Founded in 2017, this is a Denmark-based freelance marketplace. You can post a job ad for free on Worksome and receive an average of five applications within 24 hours. You can choose to work with the freelancers either based on an hourly, daily, or fixed rate. Worksome will charge a service fee on top of the freelancers’ final fees.
Worksome’s freelance talents currently reside in four countries: Denmark, the UK, Norway, and Lithuania. If you’re looking for local talents in those four countries, then this might be a good place to start.
Launched in 1998, ResponseSource provides several functions for PR pros, including a newswire, journalist inquiries, and a media database. Anyone is free to access the media database, which hosts more than 4,500 UK journalist profiles.
The database shows each journalist’s public information, such as social media accounts and the media outlets they serve. Users can contact them via social media or directly through the platform.
Launched in 2005, UK-based Creativepool is a social network for creative talents and firms. Users can view around 400 journalist CVs either by connecting with them inside the platform or by purchasing the talent pass for US$49 per month.
Alternatively, users can post free job ads on Creativepool to hire freelance journalists.
Founded in 2010, US-based ZipRecruiter is one of the country's biggest job portals, attracting more than 42 million monthly visits. There are two ways to use ZipRecruiter to hire freelance journalists. The first is by posting a job ad that will be distributed to more than 100 third-party job sites. The second is by browsing through the site's database of 31 million resumes.
ZipRecruiter offers a free trial. Its pricing starts from US$249 per month and goes up depending on the number of job ads posted and the number of team members with access to your account.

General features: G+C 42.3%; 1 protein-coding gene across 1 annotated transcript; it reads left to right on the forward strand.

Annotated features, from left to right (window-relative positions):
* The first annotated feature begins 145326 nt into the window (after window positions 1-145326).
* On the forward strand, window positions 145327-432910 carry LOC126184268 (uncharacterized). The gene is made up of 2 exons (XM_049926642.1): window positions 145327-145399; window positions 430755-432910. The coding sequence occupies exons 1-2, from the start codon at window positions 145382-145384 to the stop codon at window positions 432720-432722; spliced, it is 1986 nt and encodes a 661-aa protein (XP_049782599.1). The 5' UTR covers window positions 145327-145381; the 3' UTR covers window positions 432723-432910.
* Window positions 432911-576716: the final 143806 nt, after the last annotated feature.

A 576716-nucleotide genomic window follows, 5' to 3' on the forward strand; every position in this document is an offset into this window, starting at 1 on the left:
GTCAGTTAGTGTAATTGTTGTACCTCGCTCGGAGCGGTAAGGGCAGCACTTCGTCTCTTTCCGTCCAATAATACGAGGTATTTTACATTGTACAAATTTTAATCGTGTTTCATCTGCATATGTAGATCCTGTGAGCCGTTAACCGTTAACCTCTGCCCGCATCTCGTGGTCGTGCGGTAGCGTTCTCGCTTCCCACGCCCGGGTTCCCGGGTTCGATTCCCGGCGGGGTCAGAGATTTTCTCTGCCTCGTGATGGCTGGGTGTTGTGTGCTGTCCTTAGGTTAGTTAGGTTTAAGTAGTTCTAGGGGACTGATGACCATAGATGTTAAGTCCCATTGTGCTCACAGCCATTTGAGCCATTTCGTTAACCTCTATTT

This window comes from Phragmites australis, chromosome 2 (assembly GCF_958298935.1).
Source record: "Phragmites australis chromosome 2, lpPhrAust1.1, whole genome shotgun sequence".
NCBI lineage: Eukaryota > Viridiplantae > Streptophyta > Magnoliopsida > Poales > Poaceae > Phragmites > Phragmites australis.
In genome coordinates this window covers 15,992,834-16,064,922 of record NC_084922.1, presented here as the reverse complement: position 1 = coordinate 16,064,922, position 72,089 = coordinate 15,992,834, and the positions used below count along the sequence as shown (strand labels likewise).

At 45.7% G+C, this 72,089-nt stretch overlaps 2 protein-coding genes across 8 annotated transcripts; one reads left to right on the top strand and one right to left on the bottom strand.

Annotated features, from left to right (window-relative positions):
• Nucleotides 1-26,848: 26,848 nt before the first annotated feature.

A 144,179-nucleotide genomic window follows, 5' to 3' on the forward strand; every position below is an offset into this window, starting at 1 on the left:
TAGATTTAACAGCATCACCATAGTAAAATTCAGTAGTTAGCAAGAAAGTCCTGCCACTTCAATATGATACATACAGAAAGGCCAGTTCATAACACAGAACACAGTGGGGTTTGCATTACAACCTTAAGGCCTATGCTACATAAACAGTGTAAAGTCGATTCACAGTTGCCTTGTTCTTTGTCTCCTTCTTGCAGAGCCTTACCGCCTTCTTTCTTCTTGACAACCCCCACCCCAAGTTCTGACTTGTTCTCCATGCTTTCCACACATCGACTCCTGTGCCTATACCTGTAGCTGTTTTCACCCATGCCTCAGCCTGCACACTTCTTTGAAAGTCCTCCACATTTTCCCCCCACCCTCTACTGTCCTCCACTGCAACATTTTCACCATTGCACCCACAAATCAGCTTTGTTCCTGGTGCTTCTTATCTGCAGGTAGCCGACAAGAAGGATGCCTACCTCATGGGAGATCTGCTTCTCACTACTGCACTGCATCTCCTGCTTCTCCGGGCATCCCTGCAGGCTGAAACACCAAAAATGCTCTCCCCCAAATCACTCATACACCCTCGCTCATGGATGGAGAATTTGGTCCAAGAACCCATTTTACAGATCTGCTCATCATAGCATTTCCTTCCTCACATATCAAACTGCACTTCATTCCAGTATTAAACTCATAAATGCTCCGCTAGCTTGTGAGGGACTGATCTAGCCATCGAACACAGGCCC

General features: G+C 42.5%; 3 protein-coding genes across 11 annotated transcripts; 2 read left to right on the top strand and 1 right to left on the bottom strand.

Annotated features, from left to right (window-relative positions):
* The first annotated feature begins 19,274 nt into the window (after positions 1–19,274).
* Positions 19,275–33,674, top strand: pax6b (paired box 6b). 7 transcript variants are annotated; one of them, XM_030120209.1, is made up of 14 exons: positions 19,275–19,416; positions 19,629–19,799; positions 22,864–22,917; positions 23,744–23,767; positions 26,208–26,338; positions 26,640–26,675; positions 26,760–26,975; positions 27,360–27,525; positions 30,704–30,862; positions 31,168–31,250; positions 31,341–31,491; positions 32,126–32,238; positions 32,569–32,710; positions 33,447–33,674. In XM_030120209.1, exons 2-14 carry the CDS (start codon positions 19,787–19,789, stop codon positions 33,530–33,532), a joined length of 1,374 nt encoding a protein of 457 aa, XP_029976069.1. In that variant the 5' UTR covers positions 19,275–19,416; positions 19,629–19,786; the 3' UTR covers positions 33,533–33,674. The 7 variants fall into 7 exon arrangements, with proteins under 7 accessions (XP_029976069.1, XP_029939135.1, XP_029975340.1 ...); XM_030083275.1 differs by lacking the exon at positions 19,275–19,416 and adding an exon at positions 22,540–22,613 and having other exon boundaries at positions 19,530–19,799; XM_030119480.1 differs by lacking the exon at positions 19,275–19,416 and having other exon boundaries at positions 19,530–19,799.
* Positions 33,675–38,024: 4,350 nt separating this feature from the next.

Please note that ZipRecruiter currently only allows job posts for gigs in the US and Canada.
Launched in 2004, the American job portal adds a twist to its business model. The firm allows anyone to push job ads for free, and these ads will be distributed to more than 100 third-party job sites. However, the firm will charge US$10 per candidate that you choose to contact.
SimplyHired operates in 24 countries and 12 languages. As such, you can use this site as a solution to look for international freelance journalists.
19. Association of Health Care Journalists (AHCJ)
If you're looking for US-based healthcare journalists, this is a good place to start. Unfortunately, the site only has 265 journalist profiles inside its freelance directory, but the ones listed look very experienced with complete profiles.
Established in 2011, this firm helps freelance journalists create online portfolios. In addition, you can make use of the site's journalist directory to find 1,000+ freelance talent in a specific niche.
More than half of the freelancers reside in the US, with the rest coming from Canada, the UK, and Australia. The portfolio also has each journalist's social media info, so users can reach out directly.
Launched in 2011, US-based Contently offers an end-to-end solution to help firms with their content marketing activities, which may include working with freelance journalists from time to time. The company claims to have over 140,000 content creators in its database.
Contact the firm and they will help curate appropriate talents for your project. The project can then be managed within Contently’s online workspace. However, the entire thing is very expensive. In fact, Contently (and Newscred) command the most premium prices on this list.
Founded in 2008 in the US, Welcome (formerly NewsCred) is another famous solution to help you handle content marketing campaigns. Like Contently, Welcome can help you find appropriate freelance journalists and content writers to work with inside of its platform, but this will almost surely come at a price that’s affordable only to large, blue-chip enterprises. SMEs and startups may want to look elsewhere.